I attended the recent Marketing Sherpa Email Summit 2012. They throw a great conference because they are case study intensive, so you’re hearing in the trenches insight. I thought I’d pull together a few of the main takeaways to share with you:
1. It’s about empowering your customer – A common thread throughout the talks: in the internet age the customer IS in charge. Use this information to your benefit by giving customers choice in what they want to receive from you, when they want to receive it from you and how they want to receive it from you.
2. Integrate wherever you can – Connect up all your marketing, content and channels. Get that sorted as soon as possible – the world is hurtling towards a connect-one-way future, and you want to be in that future.
3. Review your value proposition – Always check that you have set goals for each send. Then, check that your value proposition is tested, is clear, engages and invites action. This seems a glaringly obvious one – but we forget to check it.
4. Source content ideas from your staff and customers. Talk to customer and lead facing staff and ask them what are the most common questions they get. Use that to write up content for your email newsletters. Another great content idea: address pain points that buyers need to know about your product – tackle head on how it compares with products that compete with you. Marcus Sheridan of The Sales Lion used his product as an example: He sells fiberglass pools, and goes up against concrete pools. He writes articles about the pros and cons. They are an extremely effective source of leads.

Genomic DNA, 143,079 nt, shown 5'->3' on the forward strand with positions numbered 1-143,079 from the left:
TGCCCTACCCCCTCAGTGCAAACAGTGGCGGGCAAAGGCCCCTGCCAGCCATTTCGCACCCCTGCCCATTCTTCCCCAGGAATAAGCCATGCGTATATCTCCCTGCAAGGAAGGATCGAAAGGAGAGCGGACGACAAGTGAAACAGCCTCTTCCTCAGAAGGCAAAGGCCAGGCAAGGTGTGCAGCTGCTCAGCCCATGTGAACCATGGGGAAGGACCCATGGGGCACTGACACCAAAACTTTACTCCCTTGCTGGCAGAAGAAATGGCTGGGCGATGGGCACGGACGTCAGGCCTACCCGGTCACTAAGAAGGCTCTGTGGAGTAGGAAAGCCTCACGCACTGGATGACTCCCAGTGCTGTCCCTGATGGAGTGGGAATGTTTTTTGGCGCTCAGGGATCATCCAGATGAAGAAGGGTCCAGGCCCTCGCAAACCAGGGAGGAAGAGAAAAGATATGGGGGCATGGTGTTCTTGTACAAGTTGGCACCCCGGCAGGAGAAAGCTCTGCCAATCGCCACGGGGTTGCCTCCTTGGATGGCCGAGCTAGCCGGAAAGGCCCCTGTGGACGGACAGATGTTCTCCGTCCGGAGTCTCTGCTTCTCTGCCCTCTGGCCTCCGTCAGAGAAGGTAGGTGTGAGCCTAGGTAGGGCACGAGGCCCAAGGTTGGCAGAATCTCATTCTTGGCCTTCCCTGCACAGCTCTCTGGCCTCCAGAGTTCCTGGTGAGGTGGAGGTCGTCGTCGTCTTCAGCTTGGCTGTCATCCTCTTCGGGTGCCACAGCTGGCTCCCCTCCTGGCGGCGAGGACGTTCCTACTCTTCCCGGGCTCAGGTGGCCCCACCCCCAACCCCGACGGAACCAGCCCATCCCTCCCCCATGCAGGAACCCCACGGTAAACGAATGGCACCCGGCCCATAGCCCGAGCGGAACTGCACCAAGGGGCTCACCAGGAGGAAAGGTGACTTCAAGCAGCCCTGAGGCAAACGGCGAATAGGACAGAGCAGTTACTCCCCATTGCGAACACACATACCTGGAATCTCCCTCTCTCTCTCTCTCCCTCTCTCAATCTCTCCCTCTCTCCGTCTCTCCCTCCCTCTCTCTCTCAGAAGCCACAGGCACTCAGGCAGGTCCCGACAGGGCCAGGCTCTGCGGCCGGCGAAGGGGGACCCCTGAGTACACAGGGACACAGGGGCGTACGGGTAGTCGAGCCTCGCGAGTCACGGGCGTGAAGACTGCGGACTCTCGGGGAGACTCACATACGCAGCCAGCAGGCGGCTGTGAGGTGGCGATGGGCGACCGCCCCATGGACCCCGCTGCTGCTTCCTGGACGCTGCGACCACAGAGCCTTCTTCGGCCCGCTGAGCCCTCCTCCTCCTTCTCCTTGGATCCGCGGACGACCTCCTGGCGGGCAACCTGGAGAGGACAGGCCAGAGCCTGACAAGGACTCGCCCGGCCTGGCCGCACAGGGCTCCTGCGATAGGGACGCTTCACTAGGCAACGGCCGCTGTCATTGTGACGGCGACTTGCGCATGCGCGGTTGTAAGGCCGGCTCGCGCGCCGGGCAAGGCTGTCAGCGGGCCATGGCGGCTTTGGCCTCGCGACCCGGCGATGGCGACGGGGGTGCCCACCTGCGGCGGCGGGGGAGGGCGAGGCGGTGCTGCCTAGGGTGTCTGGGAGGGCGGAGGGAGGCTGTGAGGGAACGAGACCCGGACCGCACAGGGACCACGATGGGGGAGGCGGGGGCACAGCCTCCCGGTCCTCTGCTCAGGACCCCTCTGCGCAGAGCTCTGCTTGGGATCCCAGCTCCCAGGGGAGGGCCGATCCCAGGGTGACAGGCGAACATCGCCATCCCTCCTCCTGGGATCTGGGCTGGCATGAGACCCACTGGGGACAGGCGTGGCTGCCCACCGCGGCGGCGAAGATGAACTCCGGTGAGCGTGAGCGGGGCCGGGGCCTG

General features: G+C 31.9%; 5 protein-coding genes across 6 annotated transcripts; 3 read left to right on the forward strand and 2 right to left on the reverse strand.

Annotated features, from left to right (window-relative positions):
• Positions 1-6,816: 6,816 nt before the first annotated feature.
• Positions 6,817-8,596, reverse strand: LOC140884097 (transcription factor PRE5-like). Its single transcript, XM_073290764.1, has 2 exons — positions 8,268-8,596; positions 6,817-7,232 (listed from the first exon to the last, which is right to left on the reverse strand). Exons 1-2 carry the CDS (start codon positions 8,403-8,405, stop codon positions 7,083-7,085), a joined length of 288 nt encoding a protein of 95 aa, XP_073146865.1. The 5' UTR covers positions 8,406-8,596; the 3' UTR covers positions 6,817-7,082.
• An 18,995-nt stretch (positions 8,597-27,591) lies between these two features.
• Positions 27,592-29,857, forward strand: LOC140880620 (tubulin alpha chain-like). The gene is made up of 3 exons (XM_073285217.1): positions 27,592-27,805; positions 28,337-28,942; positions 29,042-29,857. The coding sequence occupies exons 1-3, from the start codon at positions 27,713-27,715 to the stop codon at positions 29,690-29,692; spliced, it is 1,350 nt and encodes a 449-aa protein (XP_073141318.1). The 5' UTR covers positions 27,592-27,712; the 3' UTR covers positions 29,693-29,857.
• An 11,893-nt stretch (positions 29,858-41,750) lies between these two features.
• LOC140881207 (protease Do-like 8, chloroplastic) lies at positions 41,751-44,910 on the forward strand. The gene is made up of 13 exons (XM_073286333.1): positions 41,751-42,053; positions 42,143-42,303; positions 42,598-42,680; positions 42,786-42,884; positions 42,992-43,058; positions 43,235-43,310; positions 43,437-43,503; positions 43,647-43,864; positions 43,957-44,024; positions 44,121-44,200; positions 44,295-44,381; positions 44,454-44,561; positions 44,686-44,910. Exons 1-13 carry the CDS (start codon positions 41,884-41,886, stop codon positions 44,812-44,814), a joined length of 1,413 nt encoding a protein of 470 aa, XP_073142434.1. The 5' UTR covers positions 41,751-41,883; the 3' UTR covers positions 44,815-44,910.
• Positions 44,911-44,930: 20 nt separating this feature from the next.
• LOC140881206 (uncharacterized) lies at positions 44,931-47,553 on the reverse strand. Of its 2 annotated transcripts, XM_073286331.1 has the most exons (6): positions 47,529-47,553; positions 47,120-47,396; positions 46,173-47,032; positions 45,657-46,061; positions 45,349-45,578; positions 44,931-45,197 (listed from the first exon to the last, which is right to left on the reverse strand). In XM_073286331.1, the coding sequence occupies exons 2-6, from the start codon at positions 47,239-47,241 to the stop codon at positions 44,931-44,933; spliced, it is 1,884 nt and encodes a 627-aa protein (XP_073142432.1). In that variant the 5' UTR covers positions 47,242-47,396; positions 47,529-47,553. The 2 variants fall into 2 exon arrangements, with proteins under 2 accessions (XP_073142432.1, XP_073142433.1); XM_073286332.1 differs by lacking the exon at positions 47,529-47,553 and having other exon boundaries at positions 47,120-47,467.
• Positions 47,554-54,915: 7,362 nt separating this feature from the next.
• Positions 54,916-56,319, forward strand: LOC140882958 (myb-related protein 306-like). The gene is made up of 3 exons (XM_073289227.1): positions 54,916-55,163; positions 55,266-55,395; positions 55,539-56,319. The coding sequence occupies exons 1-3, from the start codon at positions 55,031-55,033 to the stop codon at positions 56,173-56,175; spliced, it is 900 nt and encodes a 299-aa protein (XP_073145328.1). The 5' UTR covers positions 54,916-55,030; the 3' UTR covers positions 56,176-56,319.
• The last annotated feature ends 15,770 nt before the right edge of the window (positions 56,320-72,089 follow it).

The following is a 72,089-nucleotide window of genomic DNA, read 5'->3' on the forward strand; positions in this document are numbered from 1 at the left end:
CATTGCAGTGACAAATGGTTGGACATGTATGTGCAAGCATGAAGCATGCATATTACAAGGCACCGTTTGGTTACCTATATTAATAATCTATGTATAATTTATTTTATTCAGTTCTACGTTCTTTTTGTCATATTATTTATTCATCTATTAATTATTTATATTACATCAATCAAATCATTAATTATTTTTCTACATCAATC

- Tools and platforms may change – but human relationships will remain the same important element within your business model.
- Your subscriber is going through their inbox to eliminate, not to engage with emails in their inbox. So, your goal is to not get eliminated and encourage engagement. A challenge indeed – but good point to remember as you craft the from field, subject line.
- MarketingSherpa sited 78% of B2B sales that starts with a web query will go to the first responder. (Make sure you have in place immediate contact when someone contacts you!)
- In a Microsoft case study the presenters found that a 90-second video is the ideal length.